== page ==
Harstine Island circumnav, s. Puget Sound, WA 16–18 Feb. 2019

Discussion in 'Trip Reports' started by alexsidles, Feb 19, 2019.

  1. alexsidles

    alexsidles Paddler

    Joined:
    Jan 10, 2009
    Messages:
    282
    Location:
    Seattle WA
    The third Monday in February is a holiday in the United States, known as Presidents’ Day under Washington law or Washington’s Birthday under federal law. Whatever its name, it’s often a good time to take a short kayaking trip. By mid-February, the winter’s procession of low-pressure systems is usually coming to a close, so a kayaker doesn’t have to worry as much about getting caught in a cyclone.

    However, low-pressure cyclones are only one source of strong winter winds. A second source is arctic outflow winds, which occur when cold, high-pressure air builds up behind the mountains until finally it comes blasting out of the coastal inlets and river valleys. February is a prime month for these wind events, which can be quite strong and persist for days.

    Last Presidents’ Day, I was stranded on Skagit Island during a two-day outflow from the Fraser River, with wind gusts to 40 knots that dropped a tree branch onto my kayak. This year, when the Presidents’ Day forecast called once again for outflow winds, I made up my mind to stay as far as possible from the Fraser River to avoid such strenuous conditions.

    I headed for south Puget Sound to make a three-day, two-night circumnavigation of Harstine Island. Any arctic outflow winds would have a hard time reaching me all the way down here.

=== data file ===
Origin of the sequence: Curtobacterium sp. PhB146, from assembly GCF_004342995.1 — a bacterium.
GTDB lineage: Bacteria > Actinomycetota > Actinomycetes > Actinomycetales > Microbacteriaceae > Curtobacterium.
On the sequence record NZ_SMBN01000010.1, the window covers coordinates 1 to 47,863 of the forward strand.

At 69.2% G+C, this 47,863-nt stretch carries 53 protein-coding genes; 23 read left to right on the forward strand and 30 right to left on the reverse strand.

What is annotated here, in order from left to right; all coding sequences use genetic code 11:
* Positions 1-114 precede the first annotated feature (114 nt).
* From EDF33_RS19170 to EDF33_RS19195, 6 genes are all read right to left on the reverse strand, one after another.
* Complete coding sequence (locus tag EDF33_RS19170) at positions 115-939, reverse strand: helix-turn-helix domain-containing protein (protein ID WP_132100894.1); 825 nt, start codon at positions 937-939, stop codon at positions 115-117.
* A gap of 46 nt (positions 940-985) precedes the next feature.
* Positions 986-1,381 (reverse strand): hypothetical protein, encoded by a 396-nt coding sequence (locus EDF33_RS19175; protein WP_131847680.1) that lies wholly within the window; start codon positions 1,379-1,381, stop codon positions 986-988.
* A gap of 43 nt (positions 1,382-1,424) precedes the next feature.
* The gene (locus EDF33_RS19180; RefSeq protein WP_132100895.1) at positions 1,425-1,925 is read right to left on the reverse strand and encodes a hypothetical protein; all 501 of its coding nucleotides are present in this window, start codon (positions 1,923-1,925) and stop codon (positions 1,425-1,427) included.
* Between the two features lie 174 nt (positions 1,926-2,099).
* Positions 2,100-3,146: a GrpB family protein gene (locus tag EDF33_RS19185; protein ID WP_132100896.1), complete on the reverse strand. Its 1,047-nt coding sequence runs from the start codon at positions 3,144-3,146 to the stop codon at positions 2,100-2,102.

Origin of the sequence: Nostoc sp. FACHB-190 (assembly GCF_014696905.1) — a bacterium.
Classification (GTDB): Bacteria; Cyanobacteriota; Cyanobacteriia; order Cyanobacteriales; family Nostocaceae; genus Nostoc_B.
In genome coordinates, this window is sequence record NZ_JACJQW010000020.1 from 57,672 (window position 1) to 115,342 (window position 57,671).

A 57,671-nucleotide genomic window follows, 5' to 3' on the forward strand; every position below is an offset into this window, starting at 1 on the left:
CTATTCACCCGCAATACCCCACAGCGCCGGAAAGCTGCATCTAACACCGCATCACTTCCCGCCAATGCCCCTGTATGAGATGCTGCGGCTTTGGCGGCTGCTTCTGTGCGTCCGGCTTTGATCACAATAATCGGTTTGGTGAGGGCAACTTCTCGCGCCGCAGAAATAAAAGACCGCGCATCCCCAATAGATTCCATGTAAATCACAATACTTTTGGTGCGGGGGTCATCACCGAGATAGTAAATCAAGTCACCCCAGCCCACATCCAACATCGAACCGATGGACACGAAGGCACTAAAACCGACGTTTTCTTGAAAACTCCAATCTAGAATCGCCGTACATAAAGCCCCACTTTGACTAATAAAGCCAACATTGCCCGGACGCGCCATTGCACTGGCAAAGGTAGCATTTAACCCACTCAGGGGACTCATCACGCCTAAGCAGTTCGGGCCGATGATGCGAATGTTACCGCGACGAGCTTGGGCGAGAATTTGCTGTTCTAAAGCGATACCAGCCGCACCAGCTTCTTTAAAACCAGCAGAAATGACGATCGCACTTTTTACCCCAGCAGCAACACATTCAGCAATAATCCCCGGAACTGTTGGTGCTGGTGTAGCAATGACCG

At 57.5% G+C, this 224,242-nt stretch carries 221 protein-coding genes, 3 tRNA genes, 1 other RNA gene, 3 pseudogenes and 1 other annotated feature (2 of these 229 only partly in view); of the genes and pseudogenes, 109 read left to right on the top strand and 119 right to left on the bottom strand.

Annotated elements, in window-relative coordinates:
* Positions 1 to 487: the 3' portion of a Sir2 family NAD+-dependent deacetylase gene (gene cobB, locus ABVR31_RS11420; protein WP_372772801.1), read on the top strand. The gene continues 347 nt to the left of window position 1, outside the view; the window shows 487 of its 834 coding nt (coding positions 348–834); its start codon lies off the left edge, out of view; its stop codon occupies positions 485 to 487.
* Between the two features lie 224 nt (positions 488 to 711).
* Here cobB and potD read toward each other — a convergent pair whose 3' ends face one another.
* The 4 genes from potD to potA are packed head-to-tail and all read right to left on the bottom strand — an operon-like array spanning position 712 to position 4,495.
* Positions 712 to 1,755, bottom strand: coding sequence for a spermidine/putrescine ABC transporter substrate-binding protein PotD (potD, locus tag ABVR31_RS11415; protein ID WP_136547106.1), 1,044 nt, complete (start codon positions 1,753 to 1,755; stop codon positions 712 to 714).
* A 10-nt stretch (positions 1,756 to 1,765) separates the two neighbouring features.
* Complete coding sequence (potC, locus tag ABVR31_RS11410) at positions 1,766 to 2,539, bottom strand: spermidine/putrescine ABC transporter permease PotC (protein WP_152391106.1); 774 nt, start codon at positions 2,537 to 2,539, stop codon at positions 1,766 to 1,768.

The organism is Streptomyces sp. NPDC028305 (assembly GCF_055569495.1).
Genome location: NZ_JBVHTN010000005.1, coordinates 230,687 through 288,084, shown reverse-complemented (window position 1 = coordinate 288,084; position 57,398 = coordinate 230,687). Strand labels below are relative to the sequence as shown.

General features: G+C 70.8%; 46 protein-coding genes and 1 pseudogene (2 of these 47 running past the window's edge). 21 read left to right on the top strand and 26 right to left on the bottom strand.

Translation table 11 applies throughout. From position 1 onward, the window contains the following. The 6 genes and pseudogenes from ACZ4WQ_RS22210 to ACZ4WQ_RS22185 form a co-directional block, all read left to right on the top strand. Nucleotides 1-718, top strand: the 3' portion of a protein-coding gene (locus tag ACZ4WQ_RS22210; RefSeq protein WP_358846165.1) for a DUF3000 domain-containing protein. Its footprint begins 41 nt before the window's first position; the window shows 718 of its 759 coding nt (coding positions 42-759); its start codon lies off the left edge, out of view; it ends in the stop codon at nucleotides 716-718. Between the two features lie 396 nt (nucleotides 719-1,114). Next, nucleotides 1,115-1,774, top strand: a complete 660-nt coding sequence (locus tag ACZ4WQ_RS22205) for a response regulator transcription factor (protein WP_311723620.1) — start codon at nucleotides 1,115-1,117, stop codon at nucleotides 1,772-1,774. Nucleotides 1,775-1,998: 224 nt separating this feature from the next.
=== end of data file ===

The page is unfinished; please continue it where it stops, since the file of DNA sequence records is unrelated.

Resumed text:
00 Route Map.jpg
    00 Route map. I paddled counterclockwise up Case Inlet, camped at Jarrell Cove, then circumnavigated Squaxin Island and camped at Hope Island.

    01 Departing Boston Harbor.jpg
    01 Departing Boston Harbor. A Discover Pass is required to park at the launch.

    02 Brisco Point.JPG
    02 Brisco Point, Harstine Island. Most of Harstine is privately owned, unincorporated land. The beaches are excessively armored to protect these "investments."

    03 Overhanging tree.JPG
    03 Overhanging tree. Because of the shape of the island, a Harstine circumnav encourages the paddler to hug the shore, which is the most fun kind of kayaking. There is a qualitative difference between being five feet offshore versus fifty feet offshore.

    In the event, the outflow winds this weekend ended up being mild, even on the Fraser River itself, so I could have gone kayaking anywhere in the state. However, Harstine Island is no booby prize. It rivals any kayaking destination in the state for volume and variety of wildlife. I ended the trip with 50 species of bird and nine species of mammal.